Research Spotlight: Prof. Francis Shen on Soccer Concussion Study Exploring Impact of Ball
Professor Francis X. Shen, who conducts empirical and interdisciplinary research at the intersection of law and the brain sciences, was part of an interdisciplinary team that just released a study concluding that current safety measures protecting soccer players from concussions are inadequate. Noting that 22% of soccer injuries are concussions, the study explored such variables as ball velocity, weight, pressure, and water absorption on the force it delivers to players’ heads. Shen, who writes and teaches on sports concussions, recently answered a few questions about the study and what the findings mean.
What made you select soccer as a sport to study?
My co-authors study concussions in multiple sports contexts, including football and soccer. Soccer is an important sport to consider because it is played by so many worldwide, including so many youth, and because it involves heading and the potential for additional head impacts.
Soccer is a dynamic, fast-paced game in which heads can get kicked, collisions are not infrequent, and headers are common.
The study also mentions an increase in danger if the ball is wet. Why is that?
A wetter ball is a heavier ball, and a heavier ball produces more peak impact force when it hits the human head. The increase in force could potentially cause greater harm to the brain.
The study also mentions ball velocity. How does that play into the high number of concussions?
Multiple parameters—including ball size, inflation pressure, mass, velocity, and nature and angle of impact—affect peak impact force.
Whom did you work with for this study?
The primary research team is led by neuroscientists and engineers at Purdue University, led by Dr. Eric Nauman and his Human Injury Research and Regenerative Technologies Laboratory. I was the member of the team to help think about the legal and policy implications of their important scientific work.
What was the study methodology?
Dr. Nauman and his team pursued a carefully controlled laboratory study that examined the effects of four soccer ball characteristics (size, inflation pressure, mass, velocity) on the resulting peak impact force as it relates to the potential for incurring neurophysiological changes. They performed 600 trials on size four and five soccer balls as well as a novel lightweight soccer ball. Impact force was measured with a force plate and ball velocity was determined using motion capture. These data were used, in conjunction with dimensional analysis, to relate impact force to ball size, mass, velocity, and pressure. In my view, it is an important and impressive study. I was honored to be a small part of the conversation around the study.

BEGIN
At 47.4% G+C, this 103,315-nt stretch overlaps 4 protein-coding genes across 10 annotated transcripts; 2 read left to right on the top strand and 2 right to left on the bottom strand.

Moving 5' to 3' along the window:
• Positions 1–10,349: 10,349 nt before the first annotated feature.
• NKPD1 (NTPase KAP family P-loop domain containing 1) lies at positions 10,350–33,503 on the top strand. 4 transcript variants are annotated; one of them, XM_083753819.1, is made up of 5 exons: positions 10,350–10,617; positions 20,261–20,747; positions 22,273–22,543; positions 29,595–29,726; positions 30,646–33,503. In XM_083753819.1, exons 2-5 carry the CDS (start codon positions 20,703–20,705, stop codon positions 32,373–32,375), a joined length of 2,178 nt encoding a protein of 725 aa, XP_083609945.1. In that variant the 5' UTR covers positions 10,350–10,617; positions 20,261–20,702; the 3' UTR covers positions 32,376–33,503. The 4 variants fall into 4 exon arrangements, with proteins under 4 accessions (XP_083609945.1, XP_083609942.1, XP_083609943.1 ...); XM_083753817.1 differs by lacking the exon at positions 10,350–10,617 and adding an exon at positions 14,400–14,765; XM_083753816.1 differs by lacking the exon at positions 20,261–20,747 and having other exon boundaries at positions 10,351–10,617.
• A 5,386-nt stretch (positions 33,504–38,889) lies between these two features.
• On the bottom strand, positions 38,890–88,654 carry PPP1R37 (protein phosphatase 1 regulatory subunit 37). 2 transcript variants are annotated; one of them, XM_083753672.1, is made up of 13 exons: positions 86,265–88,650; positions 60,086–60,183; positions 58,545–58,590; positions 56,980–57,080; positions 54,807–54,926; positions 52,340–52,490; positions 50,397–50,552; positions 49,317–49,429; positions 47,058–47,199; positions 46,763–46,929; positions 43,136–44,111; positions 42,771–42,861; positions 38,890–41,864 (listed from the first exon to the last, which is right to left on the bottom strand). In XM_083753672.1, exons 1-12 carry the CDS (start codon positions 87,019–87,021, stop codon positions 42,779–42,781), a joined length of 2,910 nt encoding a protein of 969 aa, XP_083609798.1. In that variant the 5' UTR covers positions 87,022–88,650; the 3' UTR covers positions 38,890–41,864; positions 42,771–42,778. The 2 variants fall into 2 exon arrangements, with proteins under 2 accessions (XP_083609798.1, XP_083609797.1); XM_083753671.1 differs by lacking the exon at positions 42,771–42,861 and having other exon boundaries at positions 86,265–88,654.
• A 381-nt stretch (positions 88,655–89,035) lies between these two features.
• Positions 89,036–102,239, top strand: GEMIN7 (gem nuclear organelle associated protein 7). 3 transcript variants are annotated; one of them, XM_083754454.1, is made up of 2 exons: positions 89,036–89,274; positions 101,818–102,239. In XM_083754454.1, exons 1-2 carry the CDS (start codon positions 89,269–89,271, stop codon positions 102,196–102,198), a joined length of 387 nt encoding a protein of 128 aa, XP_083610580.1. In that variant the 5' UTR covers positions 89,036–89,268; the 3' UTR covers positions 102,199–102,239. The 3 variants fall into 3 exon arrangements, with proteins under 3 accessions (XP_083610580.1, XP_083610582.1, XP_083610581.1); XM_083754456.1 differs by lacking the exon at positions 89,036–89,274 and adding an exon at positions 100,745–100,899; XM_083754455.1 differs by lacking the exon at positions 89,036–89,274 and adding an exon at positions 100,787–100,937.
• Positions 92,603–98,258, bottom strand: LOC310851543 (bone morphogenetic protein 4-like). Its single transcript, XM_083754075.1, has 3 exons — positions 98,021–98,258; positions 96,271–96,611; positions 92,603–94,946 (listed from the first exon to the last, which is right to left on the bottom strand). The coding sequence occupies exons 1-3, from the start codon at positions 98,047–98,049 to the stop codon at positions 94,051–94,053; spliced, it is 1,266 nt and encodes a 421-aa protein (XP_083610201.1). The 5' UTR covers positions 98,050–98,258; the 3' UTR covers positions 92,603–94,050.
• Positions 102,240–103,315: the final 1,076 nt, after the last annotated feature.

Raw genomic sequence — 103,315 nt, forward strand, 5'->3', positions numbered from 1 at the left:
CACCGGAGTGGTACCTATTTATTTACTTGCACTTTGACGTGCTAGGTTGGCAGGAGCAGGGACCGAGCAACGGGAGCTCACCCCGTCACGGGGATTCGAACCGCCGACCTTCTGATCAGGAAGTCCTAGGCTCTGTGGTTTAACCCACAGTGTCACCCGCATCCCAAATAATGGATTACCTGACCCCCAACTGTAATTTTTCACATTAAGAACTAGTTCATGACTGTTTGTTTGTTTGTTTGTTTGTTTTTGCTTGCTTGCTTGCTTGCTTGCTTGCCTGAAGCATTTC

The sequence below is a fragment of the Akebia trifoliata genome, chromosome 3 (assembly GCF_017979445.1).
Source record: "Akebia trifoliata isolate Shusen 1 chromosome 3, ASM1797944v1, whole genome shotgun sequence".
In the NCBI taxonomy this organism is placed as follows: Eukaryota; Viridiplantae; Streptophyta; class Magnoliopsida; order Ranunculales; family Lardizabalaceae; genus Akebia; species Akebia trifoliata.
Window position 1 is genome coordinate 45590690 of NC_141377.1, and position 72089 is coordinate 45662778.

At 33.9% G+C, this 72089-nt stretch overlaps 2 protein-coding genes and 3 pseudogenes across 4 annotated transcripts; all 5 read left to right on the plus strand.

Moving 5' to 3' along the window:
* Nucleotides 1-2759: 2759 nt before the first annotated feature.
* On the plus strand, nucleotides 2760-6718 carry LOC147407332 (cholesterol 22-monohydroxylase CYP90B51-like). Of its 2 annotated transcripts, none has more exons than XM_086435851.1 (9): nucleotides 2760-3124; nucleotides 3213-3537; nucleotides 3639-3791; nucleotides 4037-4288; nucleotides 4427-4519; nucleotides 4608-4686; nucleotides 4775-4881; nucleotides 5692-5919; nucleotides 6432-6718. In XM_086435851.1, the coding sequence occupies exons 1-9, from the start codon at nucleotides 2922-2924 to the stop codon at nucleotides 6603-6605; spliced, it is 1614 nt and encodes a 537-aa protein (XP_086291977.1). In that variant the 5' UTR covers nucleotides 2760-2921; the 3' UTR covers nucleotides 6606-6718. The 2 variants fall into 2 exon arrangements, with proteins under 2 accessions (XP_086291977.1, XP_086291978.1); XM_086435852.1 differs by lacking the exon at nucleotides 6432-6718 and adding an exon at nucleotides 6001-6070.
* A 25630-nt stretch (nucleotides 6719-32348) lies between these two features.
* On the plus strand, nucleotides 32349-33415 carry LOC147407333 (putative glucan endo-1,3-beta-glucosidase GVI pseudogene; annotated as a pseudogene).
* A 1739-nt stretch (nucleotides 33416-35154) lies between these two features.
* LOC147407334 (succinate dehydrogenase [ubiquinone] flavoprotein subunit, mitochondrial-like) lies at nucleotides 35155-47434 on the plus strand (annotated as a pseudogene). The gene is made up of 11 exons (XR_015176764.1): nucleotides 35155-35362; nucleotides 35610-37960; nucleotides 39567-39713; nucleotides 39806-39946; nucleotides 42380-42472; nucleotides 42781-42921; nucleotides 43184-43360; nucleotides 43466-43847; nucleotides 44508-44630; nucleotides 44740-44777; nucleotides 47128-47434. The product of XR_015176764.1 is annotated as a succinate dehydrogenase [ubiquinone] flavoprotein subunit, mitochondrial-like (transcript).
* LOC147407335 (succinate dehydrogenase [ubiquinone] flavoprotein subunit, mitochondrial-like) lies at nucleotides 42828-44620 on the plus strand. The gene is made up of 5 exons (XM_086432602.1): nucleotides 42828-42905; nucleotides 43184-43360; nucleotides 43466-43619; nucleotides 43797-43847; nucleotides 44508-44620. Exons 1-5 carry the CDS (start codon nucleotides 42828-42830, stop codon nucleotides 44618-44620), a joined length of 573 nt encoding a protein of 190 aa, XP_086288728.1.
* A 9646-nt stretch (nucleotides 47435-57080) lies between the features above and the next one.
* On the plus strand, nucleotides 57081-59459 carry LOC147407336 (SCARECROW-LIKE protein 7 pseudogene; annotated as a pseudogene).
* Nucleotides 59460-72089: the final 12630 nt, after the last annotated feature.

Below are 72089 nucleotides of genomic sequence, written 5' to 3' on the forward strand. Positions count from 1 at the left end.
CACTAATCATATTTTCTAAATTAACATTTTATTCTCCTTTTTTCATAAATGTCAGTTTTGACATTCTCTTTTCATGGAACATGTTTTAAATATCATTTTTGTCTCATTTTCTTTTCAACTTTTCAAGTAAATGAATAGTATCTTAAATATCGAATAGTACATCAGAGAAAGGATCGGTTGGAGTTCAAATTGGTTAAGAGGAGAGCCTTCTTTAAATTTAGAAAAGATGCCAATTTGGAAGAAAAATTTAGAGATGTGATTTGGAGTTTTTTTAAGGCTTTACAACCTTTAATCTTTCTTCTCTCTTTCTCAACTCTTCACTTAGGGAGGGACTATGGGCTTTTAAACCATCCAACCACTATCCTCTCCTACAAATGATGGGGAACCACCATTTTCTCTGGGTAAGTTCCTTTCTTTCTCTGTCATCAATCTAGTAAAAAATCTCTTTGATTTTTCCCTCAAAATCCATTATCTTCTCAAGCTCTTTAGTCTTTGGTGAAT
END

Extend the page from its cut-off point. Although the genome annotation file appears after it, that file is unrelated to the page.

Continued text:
What potential remedies does the study indicate?
The study clearly indicates that wet balls may often weigh more than allowable limits, and the study suggests that this increased weight may be a potential factor in causing brain injury on the soccer pitch.
What are the next steps?
Additional studies need to be conducted to see how these laboratory findings translate to the real world, but in addition it is not too early to carefully revisit league and conference policies around game ball inflation and weight.
How does this study connect to the Big Ten-Ivy League Traumatic Brain Injury Collaboration? What other projects is the collaboration working on?
I had the pleasure of learning about this work through the annual conference of the Big Ten-Ivy League Traumatic Brain Injury Collaboration. It’s a great group bringing together a number of diverse stakeholders—we share a passion for high-level athletic competition but also a passion for improving brain health and safety for athletes. Other projects include many studies on how to better recognize and treat concussions, as well as one of the largest ever epidemiological studies of sports concussion.
Anything else you'd like to share about the Big Ten-Ivy League Collaboration?
Together with other Big 10 institutions, the University of Minnesota has an opportunity to be a national leader in improving policy related to sports concussions.